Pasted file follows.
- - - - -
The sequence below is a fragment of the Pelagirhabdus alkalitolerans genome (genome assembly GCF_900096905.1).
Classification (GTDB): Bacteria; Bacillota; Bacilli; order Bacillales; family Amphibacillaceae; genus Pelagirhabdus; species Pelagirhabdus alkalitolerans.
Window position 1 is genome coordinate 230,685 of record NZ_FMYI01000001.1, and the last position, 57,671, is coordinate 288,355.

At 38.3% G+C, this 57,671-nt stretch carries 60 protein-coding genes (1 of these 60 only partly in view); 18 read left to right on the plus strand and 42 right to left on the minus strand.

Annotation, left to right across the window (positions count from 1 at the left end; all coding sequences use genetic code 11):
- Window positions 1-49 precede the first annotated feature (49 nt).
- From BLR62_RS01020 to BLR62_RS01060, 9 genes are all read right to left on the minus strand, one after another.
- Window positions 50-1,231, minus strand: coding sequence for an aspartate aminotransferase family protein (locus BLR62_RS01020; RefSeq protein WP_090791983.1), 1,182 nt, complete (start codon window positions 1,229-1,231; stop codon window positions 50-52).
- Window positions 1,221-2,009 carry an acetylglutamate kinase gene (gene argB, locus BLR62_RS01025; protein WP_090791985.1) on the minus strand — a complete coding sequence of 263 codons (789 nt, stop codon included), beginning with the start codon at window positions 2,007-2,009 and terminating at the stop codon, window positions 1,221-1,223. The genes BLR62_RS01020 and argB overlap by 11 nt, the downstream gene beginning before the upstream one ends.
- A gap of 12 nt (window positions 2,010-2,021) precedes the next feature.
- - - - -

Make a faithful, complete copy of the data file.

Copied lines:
The sequence below is a fragment of the Pelagirhabdus alkalitolerans genome (genome assembly GCF_900096905.1).
Classification (GTDB): Bacteria; Bacillota; Bacilli; order Bacillales; family Amphibacillaceae; genus Pelagirhabdus; species Pelagirhabdus alkalitolerans.
Window position 1 is genome coordinate 230,685 of record NZ_FMYI01000001.1, and the last position, 57,671, is coordinate 288,355.

At 38.3% G+C, this 57,671-nt stretch carries 60 protein-coding genes (1 of these 60 only partly in view); 18 read left to right on the plus strand and 42 right to left on the minus strand.

Annotation, left to right across the window (positions count from 1 at the left end; all coding sequences use genetic code 11):
- Window positions 1-49 precede the first annotated feature (49 nt).
- From BLR62_RS01020 to BLR62_RS01060, 9 genes are all read right to left on the minus strand, one after another.
- Window positions 50-1,231, minus strand: coding sequence for an aspartate aminotransferase family protein (locus BLR62_RS01020; RefSeq protein WP_090791983.1), 1,182 nt, complete (start codon window positions 1,229-1,231; stop codon window positions 50-52).
- Window positions 1,221-2,009 carry an acetylglutamate kinase gene (gene argB, locus BLR62_RS01025; protein WP_090791985.1) on the minus strand — a complete coding sequence of 263 codons (789 nt, stop codon included), beginning with the start codon at window positions 2,007-2,009 and terminating at the stop codon, window positions 1,221-1,223. The genes BLR62_RS01020 and argB overlap by 11 nt, the downstream gene beginning before the upstream one ends.
- A gap of 12 nt (window positions 2,010-2,021) precedes the next feature.